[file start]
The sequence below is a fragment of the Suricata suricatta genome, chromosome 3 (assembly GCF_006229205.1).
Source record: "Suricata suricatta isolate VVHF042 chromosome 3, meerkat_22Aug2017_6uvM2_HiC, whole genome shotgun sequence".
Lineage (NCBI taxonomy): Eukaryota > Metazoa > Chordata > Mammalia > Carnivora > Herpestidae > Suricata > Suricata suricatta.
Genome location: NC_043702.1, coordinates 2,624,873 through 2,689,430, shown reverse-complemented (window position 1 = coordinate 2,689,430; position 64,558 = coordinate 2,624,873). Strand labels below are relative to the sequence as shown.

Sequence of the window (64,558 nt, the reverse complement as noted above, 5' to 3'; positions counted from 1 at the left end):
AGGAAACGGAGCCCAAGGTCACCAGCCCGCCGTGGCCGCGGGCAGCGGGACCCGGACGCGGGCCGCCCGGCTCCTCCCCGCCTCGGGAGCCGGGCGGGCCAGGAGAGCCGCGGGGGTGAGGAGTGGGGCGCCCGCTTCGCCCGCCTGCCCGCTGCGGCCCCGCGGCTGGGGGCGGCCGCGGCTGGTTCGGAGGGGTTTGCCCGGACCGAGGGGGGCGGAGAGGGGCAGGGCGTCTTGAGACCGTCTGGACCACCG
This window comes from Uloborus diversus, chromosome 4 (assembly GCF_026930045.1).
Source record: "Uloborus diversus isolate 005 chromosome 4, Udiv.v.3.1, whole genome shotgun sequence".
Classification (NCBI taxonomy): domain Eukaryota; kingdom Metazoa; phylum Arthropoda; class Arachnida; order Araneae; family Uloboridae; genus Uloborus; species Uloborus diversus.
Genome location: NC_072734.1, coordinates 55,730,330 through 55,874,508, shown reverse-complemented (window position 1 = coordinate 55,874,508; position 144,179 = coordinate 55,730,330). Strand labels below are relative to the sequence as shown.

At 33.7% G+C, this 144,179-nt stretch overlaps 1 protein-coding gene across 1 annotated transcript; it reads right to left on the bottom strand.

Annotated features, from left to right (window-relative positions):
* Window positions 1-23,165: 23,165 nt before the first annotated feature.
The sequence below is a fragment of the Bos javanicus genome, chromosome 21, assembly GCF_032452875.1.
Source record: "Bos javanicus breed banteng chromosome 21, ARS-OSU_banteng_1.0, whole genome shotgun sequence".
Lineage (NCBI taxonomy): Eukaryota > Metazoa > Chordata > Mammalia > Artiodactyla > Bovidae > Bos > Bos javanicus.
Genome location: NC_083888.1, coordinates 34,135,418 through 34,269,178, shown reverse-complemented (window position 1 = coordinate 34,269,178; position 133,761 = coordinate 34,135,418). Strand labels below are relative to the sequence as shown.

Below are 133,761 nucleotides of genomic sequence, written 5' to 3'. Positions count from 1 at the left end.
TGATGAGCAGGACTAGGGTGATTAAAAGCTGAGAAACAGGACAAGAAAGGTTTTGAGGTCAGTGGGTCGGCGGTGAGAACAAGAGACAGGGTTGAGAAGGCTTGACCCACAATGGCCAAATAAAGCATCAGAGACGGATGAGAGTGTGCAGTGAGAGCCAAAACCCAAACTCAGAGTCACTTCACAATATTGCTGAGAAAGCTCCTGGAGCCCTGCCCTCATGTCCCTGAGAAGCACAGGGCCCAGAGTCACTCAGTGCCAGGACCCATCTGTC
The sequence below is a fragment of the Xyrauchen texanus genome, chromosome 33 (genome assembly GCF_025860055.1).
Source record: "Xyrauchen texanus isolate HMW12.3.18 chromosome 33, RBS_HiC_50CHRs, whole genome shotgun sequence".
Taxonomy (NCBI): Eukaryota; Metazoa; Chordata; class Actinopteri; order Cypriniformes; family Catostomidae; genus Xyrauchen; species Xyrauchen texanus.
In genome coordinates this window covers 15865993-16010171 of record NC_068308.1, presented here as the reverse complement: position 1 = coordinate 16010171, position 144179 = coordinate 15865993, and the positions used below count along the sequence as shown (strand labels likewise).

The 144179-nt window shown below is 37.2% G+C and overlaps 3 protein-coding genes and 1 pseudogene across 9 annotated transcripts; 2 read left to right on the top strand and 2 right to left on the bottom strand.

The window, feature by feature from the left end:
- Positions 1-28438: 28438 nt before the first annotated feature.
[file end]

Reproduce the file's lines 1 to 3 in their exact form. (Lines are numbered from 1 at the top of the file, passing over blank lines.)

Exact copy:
The sequence below is a fragment of the Suricata suricatta genome, chromosome 3 (assembly GCF_006229205.1).
Source record: "Suricata suricatta isolate VVHF042 chromosome 3, meerkat_22Aug2017_6uvM2_HiC, whole genome shotgun sequence".
Lineage (NCBI taxonomy): Eukaryota > Metazoa > Chordata > Mammalia > Carnivora > Herpestidae > Suricata > Suricata suricatta.